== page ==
Ultimately, feminine hygiene products are not essential, but as long as they’re clinically-tested and fit the below criteria, then use them if you want to. We’ll be honest, we totally thought vulvar skincare was a trend, but since we’ve been testing them out (check out our reviews below) we’ve actually been really enjoying this extra step in our self-care routine.
What to look for in feminine hygiene products:
Fragrance-free: “Skin products used above the vulvar area should preferably be fragrance-free and work in concert with the skin’s physiology… Not competing with the normal physiology of the skin.” Dr. Booth tells us.
Gentle products: “You only want products which are relatively hypoallergenic as this area has delicate skin.” Dr. Minkin says.
What to avoid in feminine hygiene products:
Talc: “Avoid powders such as talc or cornstarch. Use natural fibers instead of synthetic for clothing that comes into contact with the vulvar area,” Dr. Booth warns. Think cotton gussets in your underwear, instead of polyester.
Shaving: “Minimize (or avoid) shaving to care for delicate vulvar skin.” If your preferred hair removal method is shaving, make sure you read our guide for all our tips on how to minimize shaving rash.
Although vaginal steaming has been getting a lot of air time recently on Instagram, both Dr. Minkin and Dr. Booth warn against this ‘wellness’ trend. Dr. Minkin said “You never want to steam the vagina as the vagina has its own good normal flora (“good guy bacteria”) and you could burn the vagina (delicate tissue).” While Dr. Booth says “There’s no known medical benefit to vaginal steaming and such treatments could theoretically be harmful by causing skin burns or encouraging unhealthy organisms advancing with steam to enter the abdomen through the cervix.”
Tried & Tested Feminine Hygiene Brands:
The Perfect V
The Perfect V was founded by Avonda Nelson Urben to provide a luxe range of products to pamper your “V.” By V, they are referring to your ‘Mons Pubis’ aka the region above the vulva that The Perfect V describes as, “That small triangle we wax, shave, laser, sugar, trim.” Avonda quite rightly pointed out that despite it being a super sensitive area, it’s often subject to aggressive treatments like epilating or shaving.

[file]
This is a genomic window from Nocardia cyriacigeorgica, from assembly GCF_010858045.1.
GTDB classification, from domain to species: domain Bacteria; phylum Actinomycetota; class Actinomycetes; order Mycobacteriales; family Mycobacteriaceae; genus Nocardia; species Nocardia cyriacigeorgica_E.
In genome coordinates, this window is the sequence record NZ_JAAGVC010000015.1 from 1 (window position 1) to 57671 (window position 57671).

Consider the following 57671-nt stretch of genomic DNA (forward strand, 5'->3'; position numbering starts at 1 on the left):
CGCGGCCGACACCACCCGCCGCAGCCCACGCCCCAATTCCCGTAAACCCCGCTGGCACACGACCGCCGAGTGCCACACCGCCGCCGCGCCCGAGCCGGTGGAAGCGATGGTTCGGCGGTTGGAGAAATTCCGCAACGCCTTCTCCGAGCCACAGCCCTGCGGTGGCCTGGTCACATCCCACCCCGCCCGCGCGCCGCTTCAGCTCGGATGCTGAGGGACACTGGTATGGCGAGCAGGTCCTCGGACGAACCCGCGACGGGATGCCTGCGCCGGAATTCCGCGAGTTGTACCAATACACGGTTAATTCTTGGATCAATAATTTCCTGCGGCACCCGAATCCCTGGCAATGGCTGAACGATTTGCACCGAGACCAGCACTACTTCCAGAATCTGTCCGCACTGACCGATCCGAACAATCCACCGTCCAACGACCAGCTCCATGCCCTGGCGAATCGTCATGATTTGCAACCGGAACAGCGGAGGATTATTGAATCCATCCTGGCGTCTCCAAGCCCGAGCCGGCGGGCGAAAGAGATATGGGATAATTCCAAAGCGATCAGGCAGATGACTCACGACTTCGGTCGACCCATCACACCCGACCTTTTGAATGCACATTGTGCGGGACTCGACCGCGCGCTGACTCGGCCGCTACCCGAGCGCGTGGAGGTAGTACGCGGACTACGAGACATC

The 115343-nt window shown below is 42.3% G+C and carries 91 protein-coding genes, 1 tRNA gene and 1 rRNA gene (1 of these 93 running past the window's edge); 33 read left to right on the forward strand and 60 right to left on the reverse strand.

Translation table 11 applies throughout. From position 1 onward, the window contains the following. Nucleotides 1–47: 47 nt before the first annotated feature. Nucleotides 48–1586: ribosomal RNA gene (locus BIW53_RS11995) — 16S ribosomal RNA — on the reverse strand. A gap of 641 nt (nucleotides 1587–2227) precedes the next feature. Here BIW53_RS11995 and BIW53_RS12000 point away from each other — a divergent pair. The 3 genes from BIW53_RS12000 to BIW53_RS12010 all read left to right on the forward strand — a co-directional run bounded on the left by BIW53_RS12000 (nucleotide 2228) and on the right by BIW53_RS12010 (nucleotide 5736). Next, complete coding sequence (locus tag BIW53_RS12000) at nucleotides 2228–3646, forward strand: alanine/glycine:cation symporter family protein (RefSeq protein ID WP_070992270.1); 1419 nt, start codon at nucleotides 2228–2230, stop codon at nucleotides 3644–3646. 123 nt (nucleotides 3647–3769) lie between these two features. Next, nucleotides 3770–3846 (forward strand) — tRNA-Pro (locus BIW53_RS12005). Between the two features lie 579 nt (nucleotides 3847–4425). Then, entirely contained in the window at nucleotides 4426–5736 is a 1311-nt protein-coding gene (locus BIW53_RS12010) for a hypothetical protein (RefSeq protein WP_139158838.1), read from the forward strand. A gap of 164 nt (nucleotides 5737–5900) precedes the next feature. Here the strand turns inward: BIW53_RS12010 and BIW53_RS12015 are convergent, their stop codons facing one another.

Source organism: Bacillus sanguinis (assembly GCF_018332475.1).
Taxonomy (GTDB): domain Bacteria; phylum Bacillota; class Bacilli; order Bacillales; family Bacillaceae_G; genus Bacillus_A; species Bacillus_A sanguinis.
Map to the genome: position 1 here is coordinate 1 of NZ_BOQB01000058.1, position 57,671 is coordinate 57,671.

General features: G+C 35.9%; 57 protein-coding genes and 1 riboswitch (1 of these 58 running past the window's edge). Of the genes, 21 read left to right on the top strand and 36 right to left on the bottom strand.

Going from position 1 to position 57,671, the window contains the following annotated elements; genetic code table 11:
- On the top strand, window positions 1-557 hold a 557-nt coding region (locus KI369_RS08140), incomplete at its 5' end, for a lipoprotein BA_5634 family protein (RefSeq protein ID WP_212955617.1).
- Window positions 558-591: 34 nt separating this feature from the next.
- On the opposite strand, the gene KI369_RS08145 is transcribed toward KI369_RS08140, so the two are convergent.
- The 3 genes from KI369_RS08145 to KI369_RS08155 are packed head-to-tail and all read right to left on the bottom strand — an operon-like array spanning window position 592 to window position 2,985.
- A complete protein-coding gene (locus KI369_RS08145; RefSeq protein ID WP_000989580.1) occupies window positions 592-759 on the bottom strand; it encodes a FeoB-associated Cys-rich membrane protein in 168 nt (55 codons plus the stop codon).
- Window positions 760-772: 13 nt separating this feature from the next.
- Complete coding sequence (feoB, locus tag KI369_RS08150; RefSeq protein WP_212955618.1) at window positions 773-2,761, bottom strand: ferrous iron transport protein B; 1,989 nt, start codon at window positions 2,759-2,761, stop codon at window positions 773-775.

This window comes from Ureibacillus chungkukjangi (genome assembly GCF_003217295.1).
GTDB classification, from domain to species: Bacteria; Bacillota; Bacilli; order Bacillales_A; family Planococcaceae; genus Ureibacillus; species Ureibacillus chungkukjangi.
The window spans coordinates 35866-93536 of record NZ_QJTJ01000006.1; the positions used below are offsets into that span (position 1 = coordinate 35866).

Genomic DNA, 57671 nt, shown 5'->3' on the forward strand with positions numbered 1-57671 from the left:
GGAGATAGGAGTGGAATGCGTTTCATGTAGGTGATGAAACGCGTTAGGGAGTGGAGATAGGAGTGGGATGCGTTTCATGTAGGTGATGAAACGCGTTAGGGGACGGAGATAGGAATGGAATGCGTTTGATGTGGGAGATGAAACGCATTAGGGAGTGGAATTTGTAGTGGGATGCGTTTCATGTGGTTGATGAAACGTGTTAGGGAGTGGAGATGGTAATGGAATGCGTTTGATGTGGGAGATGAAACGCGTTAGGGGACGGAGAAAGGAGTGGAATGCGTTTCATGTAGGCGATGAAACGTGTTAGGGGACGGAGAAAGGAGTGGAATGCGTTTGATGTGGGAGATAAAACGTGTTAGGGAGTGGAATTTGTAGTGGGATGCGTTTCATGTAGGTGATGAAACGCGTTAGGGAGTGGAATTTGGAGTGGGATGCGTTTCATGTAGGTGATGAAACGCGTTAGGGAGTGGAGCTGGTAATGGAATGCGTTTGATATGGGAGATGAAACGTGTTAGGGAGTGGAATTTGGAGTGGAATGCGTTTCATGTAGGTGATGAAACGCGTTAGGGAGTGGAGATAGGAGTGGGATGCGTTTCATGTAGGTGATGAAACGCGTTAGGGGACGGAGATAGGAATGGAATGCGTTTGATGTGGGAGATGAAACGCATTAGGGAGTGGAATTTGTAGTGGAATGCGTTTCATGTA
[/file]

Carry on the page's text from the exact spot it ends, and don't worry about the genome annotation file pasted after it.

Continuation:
We showed our VJJs some love using the Very V Lumininzer, $43, which contains sea buckthorn and Vitamin E fruit; both of which are full of antioxidants to brighten and hydrate the skin. We also tried out the Gentle Exfoliator, $40, which is great if you’re prone to ingrown hairs as it contains the chemical exfoliant salicylic acid. However, this also means you should only use it two to three time a week.
DeoDoc was founded by sisters Dr. Hedieh Asadi and Hasti Asadi who were sick and tired of the age-old myths and awkward stereotypes of feminine hygiene. Their medically-backed vagina-lovin’ products are made by women for women, developed and tested by gynecologist and doctors. We really like the Intimate Calming Oil, $33, a blend of oils that help calm and soothe the vulva when you have redness or irritation (true story: we were not feeling this on first impressions, but now we’re kinda obsessed). We really enjoyed using the Daily Intimate Wash, $26, as it’s super gentle, smells great, and helps to balance the pH levels of your VJJ.
Queen V is a super fun, affordable female hygiene brand, that’s just as cute as it is effective. The brand is upfront too; there’s no shame in their game; the products are pH-balanced, derm and gyno recommended, made by women for women. We’re currently obsessed with the Pop The Bubbly bubble bath, $9, which is infused with green tea, mango and chamomile extract; it’s perfect for when you have cramps as the chamomile will work as an anti-inflammatory, and it smells amazing. Even if you don’t buy their products; make sure you follow their IG; it’s funny, honest, and educational.